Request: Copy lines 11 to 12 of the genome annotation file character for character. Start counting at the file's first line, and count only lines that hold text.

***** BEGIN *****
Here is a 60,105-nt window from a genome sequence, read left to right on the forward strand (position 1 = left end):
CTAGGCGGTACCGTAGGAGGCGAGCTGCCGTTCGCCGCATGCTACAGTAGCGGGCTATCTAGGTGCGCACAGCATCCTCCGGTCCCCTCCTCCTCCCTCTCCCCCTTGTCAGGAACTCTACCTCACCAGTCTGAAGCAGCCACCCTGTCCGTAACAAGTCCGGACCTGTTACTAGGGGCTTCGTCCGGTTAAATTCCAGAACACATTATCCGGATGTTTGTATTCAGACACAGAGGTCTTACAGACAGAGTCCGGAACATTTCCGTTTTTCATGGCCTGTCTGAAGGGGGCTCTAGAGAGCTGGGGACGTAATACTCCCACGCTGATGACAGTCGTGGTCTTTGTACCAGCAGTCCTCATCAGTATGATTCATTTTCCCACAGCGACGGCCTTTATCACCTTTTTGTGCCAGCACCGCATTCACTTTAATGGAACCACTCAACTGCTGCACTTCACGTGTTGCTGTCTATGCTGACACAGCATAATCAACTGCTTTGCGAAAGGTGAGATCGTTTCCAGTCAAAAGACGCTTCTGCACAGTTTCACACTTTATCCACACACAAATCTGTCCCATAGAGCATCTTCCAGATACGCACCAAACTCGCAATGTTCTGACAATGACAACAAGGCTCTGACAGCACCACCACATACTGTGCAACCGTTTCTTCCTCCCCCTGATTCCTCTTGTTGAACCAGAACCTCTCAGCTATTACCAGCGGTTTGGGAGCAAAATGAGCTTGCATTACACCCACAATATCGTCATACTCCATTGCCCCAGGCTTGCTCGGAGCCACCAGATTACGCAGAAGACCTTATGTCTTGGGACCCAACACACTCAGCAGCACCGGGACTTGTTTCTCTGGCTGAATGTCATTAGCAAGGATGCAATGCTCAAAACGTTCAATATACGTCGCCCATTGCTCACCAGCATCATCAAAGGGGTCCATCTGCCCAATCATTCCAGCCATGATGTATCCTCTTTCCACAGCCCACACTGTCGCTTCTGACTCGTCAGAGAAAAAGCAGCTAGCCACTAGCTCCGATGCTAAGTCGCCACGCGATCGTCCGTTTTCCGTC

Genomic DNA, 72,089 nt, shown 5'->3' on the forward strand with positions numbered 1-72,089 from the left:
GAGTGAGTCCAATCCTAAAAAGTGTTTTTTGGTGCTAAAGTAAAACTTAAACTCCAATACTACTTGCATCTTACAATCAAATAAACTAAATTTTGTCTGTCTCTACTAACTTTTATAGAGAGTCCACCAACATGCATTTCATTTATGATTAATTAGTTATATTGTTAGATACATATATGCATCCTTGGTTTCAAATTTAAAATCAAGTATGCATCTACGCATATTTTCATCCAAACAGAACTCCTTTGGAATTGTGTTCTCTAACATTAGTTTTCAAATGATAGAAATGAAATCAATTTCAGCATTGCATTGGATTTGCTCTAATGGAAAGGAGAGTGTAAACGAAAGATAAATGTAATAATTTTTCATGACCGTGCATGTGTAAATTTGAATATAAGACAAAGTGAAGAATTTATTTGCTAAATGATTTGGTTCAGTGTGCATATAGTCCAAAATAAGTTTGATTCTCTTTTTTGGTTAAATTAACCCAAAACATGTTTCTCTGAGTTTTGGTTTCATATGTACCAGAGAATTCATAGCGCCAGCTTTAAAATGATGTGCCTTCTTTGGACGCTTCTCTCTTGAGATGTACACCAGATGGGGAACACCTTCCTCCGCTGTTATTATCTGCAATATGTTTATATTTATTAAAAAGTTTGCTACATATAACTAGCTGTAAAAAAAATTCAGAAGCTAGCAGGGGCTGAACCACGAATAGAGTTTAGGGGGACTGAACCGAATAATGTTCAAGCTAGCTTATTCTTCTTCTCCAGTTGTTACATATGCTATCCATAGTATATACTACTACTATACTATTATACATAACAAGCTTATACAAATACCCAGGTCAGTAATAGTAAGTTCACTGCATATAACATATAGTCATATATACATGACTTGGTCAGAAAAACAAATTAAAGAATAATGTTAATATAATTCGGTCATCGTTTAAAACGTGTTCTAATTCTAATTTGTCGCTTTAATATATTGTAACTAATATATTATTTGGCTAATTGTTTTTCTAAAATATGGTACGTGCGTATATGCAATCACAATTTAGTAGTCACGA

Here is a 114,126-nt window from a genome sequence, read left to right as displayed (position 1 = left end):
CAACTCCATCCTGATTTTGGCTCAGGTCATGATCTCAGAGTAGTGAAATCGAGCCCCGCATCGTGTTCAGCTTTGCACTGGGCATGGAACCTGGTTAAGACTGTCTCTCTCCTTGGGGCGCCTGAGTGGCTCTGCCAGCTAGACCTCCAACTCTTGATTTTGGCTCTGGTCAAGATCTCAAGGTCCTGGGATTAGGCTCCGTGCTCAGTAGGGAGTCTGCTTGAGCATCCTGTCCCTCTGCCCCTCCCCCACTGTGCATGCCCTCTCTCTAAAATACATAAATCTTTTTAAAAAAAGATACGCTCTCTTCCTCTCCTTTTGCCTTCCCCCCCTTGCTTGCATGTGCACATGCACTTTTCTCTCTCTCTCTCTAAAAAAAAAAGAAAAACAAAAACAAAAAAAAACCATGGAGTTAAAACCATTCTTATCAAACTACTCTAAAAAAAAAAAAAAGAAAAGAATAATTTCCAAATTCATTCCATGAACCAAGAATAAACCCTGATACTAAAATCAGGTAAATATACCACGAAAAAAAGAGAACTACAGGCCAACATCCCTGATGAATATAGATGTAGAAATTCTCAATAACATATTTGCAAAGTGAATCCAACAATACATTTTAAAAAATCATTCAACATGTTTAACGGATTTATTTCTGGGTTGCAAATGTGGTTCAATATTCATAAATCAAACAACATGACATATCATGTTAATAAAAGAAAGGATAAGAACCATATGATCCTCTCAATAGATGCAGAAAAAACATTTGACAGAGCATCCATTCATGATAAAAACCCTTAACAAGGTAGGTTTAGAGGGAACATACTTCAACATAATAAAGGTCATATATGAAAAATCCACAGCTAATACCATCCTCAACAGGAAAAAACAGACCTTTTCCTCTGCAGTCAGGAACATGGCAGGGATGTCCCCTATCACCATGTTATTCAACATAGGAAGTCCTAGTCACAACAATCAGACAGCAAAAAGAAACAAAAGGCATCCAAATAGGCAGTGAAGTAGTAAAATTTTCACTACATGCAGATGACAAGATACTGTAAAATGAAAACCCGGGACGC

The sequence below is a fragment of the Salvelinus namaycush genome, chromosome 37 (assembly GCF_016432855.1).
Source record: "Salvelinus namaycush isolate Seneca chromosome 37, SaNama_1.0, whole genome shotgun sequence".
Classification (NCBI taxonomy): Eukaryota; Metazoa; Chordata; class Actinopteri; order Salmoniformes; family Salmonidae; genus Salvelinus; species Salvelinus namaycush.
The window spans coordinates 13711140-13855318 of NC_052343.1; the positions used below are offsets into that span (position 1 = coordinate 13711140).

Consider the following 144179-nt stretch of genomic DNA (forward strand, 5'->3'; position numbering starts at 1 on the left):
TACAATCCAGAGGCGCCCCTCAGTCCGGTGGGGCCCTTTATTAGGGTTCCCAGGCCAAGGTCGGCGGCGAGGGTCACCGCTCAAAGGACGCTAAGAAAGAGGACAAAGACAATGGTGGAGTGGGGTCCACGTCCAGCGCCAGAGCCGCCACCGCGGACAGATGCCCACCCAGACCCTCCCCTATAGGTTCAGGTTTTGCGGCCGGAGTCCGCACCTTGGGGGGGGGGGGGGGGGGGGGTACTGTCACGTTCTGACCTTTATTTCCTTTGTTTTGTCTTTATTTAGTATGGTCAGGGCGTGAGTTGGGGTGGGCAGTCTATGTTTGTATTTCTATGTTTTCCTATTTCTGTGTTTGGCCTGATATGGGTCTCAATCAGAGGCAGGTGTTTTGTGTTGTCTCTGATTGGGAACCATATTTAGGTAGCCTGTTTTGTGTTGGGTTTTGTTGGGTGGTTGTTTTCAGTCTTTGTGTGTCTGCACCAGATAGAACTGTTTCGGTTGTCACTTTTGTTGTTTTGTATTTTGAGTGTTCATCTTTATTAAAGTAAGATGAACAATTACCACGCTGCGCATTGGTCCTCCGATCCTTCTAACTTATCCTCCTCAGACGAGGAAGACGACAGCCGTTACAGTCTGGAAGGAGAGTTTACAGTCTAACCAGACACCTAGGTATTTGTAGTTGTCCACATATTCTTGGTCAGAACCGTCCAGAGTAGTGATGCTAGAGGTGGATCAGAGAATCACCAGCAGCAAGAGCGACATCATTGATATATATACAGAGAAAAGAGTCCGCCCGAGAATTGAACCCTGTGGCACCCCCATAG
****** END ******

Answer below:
Consider the following 144179-nt stretch of genomic DNA (forward strand, 5'->3'; position numbering starts at 1 on the left):
TACAATCCAGAGGCGCCCCTCAGTCCGGTGGGGCCCTTTATTAGGGTTCCCAGGCCAAGGTCGGCGGCGAGGGTCACCGCTCAAAGGACGCTAAGAAAGAGGACAAAGACAATGGTGGAGTGGGGTCCACGTCCAGCGCCAGAGCCGCCACCGCGGACAGATGCCCACCCAGACCCTCCCCTATAGGTTCAGGTTTTGCGGCCGGAGTCCGCACCTTGGGGGGGGGGGGGGGGGGGGGTACTGTCACGTTCTGACCTTTATTTCCTTTGTTTTGTCTTTATTTAGTATGGTCAGGGCGTGAGTTGGGGTGGGCAGTCTATGTTTGTATTTCTATGTTTTCCTATTTCTGTGTTTGGCCTGATATGGGTCTCAATCAGAGGCAGGTGTTTTGTGTTGTCTCTGATTGGGAACCATATTTAGGTAGCCTGTTTTGTGTTGGGTTTTGTTGGGTGGTTGTTTTCAGTCTTTGTGTGTCTGCACCAGATAGAACTGTTTCGGTTGTCACTTTTGTTGTTTTGTATTTTGAGTGTTCATCTTTATTAAAGTAAGATGAACAATTACCACGCTGCGCATTGGTCCTCCGATCCTTCTAACTTATCCTCCTCAGACGAGGAAGACGACAGCCGTTACAGTCTGGAAGGAGAGTTTACAGTCTAACCAGACACCTAGGTATTTGTAGTTGTCCACATATTCTTGGTCAGAACCGTCCAGAGTAGTGATGCTAGAGGTGGATCAGAGAATCACCAGCAGCAAGAGCGACATCATTGATATATATACAGAGAAAAGAGTCCGCCCGAGAATTGAACCCTGTGGCACCCCCATAG